One of my international students presented me with a tube of Sedona Red last month. If you don’t follow the Plein Air community in the States, you’ll be unaware it was mixed up by my friend and colorman Robert Gamblin specially for a painting convention held in Sedona, Arizona, with its characteristic red rocks.
I live, teach and paint in Norfolk, England, and while Sedona Red is beguilingly, warmly, deeply, enchantingly beautiful, it just doesn't - just couldn’t - just won't - work here. Norfolk, as Edward Seago observed, is about "cool greens and greys." The hot colors of Arizona have no place in my Norfolk heart or art.
In fact I’ve noticed this aversion for strong or weak color in many of my students. My South African, Indian and Australian students seem to come pre-programmed with a love of bright, hot color, whilst my Dutch students fall straight into line with the subtle, muted colors of the Norfolk landscape. Getting the first group to paint skies anything less than a startling blue is a real challenge, whilst my northern students exhibit almost a fear of strong color and modulate everything with greyed down mixes.
Nature or nurture, I’m not sure, but being able to work in different color palettes separates the good students from the great. Compare an early Van Gogh or Turner, with all of those stolid Protestant greys and blacks, with their later joyously colourful work inspired by the light and color of the South. Good painters seem to absorb and learn from the colours around them; it’s all about having the visual imagination and creative flexibility to challenge what one would normally do.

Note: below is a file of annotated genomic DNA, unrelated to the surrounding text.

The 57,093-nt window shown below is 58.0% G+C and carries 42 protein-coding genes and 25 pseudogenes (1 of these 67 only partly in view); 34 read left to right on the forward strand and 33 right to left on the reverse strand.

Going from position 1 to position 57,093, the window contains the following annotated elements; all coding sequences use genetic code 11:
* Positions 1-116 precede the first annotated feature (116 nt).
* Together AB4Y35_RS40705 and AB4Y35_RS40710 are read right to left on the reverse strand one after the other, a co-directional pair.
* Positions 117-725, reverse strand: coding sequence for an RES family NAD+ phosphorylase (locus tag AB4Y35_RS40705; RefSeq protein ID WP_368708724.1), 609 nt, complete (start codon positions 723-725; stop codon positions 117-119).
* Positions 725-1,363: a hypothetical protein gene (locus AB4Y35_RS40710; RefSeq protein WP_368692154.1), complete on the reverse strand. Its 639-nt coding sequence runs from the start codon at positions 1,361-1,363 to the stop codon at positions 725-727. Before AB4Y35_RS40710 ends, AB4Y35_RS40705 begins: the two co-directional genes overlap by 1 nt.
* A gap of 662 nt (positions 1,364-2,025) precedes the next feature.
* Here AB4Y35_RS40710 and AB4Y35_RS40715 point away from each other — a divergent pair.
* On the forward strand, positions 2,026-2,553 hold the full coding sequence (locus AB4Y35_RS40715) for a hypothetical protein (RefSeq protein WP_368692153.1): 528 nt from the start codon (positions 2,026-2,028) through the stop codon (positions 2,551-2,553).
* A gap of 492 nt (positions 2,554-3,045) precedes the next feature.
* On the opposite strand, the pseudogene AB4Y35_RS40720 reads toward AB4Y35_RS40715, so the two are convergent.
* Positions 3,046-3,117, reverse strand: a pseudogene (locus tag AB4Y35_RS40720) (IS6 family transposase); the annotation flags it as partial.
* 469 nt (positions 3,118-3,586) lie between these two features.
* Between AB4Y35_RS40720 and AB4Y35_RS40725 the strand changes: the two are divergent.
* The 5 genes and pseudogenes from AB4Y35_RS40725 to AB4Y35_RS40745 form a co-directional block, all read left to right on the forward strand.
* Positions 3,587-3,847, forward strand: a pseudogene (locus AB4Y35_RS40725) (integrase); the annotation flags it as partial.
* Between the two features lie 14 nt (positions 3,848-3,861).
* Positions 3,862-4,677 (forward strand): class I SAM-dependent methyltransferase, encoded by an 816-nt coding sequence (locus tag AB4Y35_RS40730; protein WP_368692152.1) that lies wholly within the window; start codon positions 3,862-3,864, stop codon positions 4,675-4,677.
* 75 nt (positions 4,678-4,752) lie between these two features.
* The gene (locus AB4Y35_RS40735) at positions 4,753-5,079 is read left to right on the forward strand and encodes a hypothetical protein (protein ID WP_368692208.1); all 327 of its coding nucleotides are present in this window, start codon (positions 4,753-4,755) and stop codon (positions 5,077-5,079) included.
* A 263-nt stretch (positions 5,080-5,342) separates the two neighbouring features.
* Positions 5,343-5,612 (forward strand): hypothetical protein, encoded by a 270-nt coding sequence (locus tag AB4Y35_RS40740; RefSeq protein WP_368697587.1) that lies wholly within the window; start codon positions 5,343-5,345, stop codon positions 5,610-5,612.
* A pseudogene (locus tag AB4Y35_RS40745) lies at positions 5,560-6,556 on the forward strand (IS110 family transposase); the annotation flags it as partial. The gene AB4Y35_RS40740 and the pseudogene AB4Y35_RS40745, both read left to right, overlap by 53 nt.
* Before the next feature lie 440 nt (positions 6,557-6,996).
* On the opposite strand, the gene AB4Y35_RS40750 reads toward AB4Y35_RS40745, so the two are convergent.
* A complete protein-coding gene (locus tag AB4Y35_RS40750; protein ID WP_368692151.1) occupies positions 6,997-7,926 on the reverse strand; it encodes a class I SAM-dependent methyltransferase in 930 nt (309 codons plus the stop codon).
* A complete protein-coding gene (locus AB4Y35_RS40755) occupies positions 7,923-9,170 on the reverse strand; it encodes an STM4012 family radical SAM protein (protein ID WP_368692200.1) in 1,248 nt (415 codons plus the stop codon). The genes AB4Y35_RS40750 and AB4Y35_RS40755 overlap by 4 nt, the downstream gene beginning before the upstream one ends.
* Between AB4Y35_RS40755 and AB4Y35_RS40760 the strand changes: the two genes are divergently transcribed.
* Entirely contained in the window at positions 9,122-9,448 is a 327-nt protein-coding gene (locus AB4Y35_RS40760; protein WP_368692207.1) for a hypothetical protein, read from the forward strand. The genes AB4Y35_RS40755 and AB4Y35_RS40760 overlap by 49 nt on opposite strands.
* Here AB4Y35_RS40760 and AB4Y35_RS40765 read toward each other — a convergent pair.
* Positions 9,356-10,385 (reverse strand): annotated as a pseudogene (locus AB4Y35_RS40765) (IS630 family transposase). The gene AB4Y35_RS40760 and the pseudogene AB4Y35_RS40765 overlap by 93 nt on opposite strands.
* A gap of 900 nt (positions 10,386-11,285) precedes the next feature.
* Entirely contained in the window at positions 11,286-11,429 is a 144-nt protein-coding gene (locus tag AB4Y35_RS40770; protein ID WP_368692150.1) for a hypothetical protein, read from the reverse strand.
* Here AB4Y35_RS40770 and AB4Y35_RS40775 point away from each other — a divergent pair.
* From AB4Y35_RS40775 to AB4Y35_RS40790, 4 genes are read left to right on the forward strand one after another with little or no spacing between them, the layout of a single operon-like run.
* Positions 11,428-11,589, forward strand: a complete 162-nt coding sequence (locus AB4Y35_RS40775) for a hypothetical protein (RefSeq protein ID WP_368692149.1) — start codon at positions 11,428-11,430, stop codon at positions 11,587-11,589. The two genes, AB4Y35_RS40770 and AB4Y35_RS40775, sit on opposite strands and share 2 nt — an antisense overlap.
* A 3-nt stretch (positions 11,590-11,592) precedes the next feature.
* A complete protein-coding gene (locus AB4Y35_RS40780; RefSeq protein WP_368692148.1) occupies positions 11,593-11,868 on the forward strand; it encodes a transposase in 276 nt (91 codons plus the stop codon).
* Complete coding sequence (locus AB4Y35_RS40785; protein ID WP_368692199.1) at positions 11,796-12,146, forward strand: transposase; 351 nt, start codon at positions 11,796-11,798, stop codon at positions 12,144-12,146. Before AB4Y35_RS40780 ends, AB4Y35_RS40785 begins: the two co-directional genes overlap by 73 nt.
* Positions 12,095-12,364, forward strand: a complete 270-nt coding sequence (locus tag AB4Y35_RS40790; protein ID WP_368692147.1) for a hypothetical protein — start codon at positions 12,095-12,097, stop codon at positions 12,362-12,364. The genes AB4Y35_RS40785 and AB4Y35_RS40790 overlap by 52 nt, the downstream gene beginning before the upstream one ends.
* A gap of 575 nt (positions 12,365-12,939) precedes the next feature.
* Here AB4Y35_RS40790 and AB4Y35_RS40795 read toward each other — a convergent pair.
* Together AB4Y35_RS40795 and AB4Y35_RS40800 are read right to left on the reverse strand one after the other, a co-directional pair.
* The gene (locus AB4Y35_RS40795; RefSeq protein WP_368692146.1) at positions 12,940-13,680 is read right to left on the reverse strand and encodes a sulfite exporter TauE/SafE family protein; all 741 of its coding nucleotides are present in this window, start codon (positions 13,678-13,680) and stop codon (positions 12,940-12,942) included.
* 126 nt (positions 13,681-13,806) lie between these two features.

Incidentally the student who brought me the Sedona Red had visited me straight from Friesland in northern Holland, before jetting off to Arizona. The paintings from his first course were beautifully modulated in shades of grey, whilst those he did on his return from Arizona had far more power and purpose in them. He’s not sure if he’s any good, but on the basis of that last course and the change he made to his style, I’m certain he will become so.
I’m off on one of my annual painting trips to France in a week or so and I’ll be packing that Sedona Red in the hope of seeing the weather I need to use it, although given the forecast here in Europe for the last few months I’d be better off with a pochade full of Portland Grey.
Martin Kinnear is a professional oil painter, tutor, and has been an Artspan member since 2004.